The Leader of The Silent: Dr. B.R. Ambedkar
By: Shreyansh Kushwaha
Helper (unnamed): “Memsaab, I need a day off tomorrow.”
Writer’s mother: “No way! Diwali is ahead of us, and may I ask why do you need a holiday?”
Helper (unnamed): “My husband and I have planned to visit the graveyard and paint my father in law’s grave tomorrow, as Diwali is approaching.”
Writer (interrupted): “But Aunty! You belong to a Hindu family, how come a graveyard? We cremate, we don’t bury the dead.”
Helper (unnamed): “Bhaiya, we are Dalits; ‘Ground’ was our reality, is our reality and shall always be!”
The above conversation among the writer’s acquaintances gives us an insight into the vulnerability of a section of people belonging to a caste considered lower than the others. As a result, they were subjected to a life where even the Right to die with dignity couldn’t be afforded. In Hinduism corpses are cremated, but to bury was the only option available to the Dalits back then.
Everything changed, or appeared to change, when an ordinary man born as a Dalit challenged and questioned the existing exploitative norms.
AMBEDKAR: EARLY LIFE AND EDUCATION
Born on April 14, 1891 in the garrison town of Mhow in a Dalit (Mahar) community, Dr. Ambedkar had an ordinary childhood and was subjected to everything which was considered his fate being a Dalit. Seeds of rebelion are often planted in one’s childhood- a phrase that aptly captures the essence of Ambedkar’s life. While his ‘Upper Caste’ companions in school sat on chairs, he was told to sit down on the floor outside the classroom on a gunny sack, which he used to carry with him. Everyone around him tried their best not to ‘touch’ him since he hailed from a caste which was considered, ‘untouchable’.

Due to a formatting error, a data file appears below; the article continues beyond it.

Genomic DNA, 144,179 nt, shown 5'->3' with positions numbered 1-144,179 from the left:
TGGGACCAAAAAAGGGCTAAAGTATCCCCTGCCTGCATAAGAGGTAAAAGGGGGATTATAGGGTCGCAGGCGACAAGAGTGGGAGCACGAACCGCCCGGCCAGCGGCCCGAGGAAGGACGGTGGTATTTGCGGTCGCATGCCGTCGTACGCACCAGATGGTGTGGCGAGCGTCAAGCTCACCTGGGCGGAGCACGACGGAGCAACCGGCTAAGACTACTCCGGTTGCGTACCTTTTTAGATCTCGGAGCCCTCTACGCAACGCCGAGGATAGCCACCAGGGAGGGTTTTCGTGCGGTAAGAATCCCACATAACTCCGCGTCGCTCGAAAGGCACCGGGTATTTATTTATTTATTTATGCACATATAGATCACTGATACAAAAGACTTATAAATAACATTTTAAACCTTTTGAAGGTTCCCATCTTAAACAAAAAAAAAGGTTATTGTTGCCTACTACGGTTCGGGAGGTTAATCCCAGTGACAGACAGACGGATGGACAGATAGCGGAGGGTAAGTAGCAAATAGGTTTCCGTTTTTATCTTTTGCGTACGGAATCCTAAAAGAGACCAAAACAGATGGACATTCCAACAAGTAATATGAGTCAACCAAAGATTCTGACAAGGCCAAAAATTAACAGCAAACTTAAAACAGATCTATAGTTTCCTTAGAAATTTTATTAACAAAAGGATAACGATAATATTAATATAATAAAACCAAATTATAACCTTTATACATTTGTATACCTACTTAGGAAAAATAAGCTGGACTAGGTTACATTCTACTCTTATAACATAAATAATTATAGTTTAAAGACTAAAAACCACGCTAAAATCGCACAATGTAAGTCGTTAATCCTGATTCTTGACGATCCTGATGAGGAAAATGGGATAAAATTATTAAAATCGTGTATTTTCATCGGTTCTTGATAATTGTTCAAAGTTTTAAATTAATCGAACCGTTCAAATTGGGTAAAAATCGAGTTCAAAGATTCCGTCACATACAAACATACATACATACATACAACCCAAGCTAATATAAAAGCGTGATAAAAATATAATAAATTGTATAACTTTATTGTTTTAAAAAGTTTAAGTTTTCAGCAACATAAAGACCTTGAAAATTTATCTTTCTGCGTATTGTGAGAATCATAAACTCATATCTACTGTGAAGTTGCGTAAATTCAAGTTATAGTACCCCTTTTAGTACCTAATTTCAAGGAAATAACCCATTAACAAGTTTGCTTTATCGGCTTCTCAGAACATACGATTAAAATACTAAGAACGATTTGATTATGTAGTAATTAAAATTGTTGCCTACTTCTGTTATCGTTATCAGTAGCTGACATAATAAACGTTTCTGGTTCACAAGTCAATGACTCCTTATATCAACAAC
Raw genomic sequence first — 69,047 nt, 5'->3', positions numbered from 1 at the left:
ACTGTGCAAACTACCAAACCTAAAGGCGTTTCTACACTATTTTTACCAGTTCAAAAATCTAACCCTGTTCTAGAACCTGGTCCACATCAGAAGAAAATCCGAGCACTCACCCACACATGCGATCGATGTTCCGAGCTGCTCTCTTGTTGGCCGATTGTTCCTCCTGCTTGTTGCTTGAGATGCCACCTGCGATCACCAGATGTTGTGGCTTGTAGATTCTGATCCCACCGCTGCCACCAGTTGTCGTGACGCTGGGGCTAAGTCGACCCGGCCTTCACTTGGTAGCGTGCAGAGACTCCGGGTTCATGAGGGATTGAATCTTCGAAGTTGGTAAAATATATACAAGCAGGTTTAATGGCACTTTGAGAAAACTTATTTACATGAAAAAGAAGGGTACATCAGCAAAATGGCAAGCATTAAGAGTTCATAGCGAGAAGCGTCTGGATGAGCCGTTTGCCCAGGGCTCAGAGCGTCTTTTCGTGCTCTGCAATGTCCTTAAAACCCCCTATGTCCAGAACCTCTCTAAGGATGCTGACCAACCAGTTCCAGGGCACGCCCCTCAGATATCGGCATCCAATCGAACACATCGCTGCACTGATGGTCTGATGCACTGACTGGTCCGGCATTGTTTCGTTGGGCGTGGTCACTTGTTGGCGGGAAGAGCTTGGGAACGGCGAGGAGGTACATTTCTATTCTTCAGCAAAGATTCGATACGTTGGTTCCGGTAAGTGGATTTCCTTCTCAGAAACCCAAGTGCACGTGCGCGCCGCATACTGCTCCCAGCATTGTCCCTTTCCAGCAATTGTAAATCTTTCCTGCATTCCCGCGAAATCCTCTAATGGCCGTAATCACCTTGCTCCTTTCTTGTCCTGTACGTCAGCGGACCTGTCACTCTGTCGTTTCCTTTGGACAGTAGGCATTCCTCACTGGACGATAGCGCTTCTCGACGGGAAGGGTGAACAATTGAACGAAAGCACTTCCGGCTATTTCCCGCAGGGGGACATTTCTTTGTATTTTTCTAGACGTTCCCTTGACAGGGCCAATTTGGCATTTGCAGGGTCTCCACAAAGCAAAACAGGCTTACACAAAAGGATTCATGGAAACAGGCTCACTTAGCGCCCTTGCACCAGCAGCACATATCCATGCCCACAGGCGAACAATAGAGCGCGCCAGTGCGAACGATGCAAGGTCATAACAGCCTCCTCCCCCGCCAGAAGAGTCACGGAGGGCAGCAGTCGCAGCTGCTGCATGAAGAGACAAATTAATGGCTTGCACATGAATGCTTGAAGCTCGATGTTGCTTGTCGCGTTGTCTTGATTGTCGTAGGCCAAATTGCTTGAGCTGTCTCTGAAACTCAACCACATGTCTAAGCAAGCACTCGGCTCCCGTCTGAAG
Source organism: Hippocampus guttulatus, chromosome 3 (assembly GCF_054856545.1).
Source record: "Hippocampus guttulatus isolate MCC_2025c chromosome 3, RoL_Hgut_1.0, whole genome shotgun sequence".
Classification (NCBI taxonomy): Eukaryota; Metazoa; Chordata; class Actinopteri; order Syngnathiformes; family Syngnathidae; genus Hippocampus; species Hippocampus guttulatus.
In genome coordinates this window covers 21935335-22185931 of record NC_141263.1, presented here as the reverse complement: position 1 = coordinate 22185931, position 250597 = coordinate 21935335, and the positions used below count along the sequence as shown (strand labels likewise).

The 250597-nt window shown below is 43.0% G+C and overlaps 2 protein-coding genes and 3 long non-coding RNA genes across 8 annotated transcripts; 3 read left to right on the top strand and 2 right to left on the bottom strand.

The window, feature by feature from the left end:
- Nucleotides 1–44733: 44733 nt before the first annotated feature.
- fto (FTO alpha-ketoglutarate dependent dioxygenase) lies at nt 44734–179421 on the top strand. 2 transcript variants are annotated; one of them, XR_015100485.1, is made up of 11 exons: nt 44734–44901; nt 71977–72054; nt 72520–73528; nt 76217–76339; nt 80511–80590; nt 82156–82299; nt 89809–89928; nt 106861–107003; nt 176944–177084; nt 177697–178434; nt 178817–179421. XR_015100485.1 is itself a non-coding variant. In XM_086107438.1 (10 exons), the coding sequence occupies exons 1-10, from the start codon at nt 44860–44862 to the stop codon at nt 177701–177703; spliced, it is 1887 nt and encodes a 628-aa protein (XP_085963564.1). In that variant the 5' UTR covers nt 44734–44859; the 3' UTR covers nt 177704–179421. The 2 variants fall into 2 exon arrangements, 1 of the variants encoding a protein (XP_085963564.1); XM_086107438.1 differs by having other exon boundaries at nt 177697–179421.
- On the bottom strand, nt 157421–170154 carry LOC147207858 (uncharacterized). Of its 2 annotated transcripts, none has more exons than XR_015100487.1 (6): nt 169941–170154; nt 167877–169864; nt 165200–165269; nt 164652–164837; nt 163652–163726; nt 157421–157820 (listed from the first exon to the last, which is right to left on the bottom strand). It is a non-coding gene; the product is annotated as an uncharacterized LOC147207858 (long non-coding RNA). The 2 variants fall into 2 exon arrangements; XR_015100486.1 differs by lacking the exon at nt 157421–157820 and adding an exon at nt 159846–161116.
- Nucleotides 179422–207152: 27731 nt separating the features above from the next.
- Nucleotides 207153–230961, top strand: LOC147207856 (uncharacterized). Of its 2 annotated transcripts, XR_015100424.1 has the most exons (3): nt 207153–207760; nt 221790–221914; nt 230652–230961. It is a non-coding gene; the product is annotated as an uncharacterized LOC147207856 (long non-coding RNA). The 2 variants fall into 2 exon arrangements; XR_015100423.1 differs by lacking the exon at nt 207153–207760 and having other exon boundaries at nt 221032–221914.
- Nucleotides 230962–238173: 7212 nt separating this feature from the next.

Ramji Maloji Sakpal had fourteen children, of which ,Ambedkar was the last. Ramji was employed as the Subedar(a rank equivalent to that of a captain, awarded to an Indian military officer) in the army of the East India Company. In 1896, Ambedkar’s family moved to Satara where after sometime his mother passed away while him and his siblings who survived were taken care of by their paternal aunt. Times were hard but out of the five children, only Ambedkar managed to attend school lessons and pass his exams.
Later in 1897, he became the first ‘Dalit’ to get admission in the Elphinstone High School. He was married to Ramabai Dhatre who was just nine years of age while he was fifteen.
He graduated in Economics and Political Science from Elphinstone College, Bombay University in the year 1912. With his hard work and luck, he secured the Baroda State Scholarship offered by the Gaekwad (ruler) of Baroda and moved to the United States for higher studies. Thereafter he secured several doctorates in Economics from Columbia University and University of London.
AMBEDKAR AND UNTOUCHABILITY
Having experienced the worst of caste based discrimination; Dr. Ambedkar played an instrumental role in weeding out the poisonous tree of caste based hierarchy and strived to cut its branches down till his last breath.
As a practising lawyer in the Bombay High Court, he tried his best to educate and motivate the untouchables around him. ‘Annihilation of Caste’, an influential pamphlet written by him in 1936 attacked the very idea of casteism and cruel social stratification. It was due to his efforts that the Indian Constitution outlawed and prohibited untouchability of any and every kind. The very fact that Ambedkar is still the emblem of the anti-discrimination protests across the country itself explains the magnitude of his relentless efforts in the aforementioned area.
His clash of thoughts with Gandhi ji during the Second Round Table Conference did not deter him from joining hands with Gandhi in order to uplift the deprived out of their misery. ‘Harijan Movement’ was one such product of this collaboration which had an everlasting impact on Indian social philosophy.